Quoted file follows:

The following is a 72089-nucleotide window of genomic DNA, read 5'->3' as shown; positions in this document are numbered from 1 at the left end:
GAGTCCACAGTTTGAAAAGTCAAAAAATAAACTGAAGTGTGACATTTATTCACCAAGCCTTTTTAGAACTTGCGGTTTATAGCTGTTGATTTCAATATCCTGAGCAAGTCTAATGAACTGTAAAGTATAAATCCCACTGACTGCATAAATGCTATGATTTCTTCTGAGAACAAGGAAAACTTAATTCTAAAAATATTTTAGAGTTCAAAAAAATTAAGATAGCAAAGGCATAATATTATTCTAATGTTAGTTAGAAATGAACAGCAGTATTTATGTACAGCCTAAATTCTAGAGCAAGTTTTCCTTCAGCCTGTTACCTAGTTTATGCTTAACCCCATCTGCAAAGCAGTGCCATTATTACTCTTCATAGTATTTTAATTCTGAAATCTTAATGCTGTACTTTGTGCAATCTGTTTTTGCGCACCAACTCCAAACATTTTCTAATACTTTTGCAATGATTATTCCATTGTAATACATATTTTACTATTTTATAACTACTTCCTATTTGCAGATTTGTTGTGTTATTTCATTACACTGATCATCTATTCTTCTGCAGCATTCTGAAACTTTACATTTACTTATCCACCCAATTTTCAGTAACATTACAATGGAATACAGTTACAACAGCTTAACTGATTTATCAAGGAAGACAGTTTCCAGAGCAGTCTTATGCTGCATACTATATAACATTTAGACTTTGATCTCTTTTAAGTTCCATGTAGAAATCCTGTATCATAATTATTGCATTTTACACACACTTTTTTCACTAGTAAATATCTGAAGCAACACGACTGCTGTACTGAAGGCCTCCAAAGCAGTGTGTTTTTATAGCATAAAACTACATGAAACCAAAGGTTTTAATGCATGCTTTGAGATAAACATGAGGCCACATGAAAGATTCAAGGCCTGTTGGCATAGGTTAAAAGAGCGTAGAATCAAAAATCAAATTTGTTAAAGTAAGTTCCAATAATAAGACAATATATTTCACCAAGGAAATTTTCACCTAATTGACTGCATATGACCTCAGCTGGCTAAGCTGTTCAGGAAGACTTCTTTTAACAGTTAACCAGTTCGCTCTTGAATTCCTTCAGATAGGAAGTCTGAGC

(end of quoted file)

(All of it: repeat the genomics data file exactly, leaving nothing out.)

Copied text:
The following is a 72089-nucleotide window of genomic DNA, read 5'->3' as shown; positions in this document are numbered from 1 at the left end:
GAGTCCACAGTTTGAAAAGTCAAAAAATAAACTGAAGTGTGACATTTATTCACCAAGCCTTTTTAGAACTTGCGGTTTATAGCTGTTGATTTCAATATCCTGAGCAAGTCTAATGAACTGTAAAGTATAAATCCCACTGACTGCATAAATGCTATGATTTCTTCTGAGAACAAGGAAAACTTAATTCTAAAAATATTTTAGAGTTCAAAAAAATTAAGATAGCAAAGGCATAATATTATTCTAATGTTAGTTAGAAATGAACAGCAGTATTTATGTACAGCCTAAATTCTAGAGCAAGTTTTCCTTCAGCCTGTTACCTAGTTTATGCTTAACCCCATCTGCAAAGCAGTGCCATTATTACTCTTCATAGTATTTTAATTCTGAAATCTTAATGCTGTACTTTGTGCAATCTGTTTTTGCGCACCAACTCCAAACATTTTCTAATACTTTTGCAATGATTATTCCATTGTAATACATATTTTACTATTTTATAACTACTTCCTATTTGCAGATTTGTTGTGTTATTTCATTACACTGATCATCTATTCTTCTGCAGCATTCTGAAACTTTACATTTACTTATCCACCCAATTTTCAGTAACATTACAATGGAATACAGTTACAACAGCTTAACTGATTTATCAAGGAAGACAGTTTCCAGAGCAGTCTTATGCTGCATACTATATAACATTTAGACTTTGATCTCTTTTAAGTTCCATGTAGAAATCCTGTATCATAATTATTGCATTTTACACACACTTTTTTCACTAGTAAATATCTGAAGCAACACGACTGCTGTACTGAAGGCCTCCAAAGCAGTGTGTTTTTATAGCATAAAACTACATGAAACCAAAGGTTTTAATGCATGCTTTGAGATAAACATGAGGCCACATGAAAGATTCAAGGCCTGTTGGCATAGGTTAAAAGAGCGTAGAATCAAAAATCAAATTTGTTAAAGTAAGTTCCAATAATAAGACAATATATTTCACCAAGGAAATTTTCACCTAATTGACTGCATATGACCTCAGCTGGCTAAGCTGTTCAGGAAGACTTCTTTTAACAGTTAACCAGTTCGCTCTTGAATTCCTTCAGATAGGAAGTCTGAGC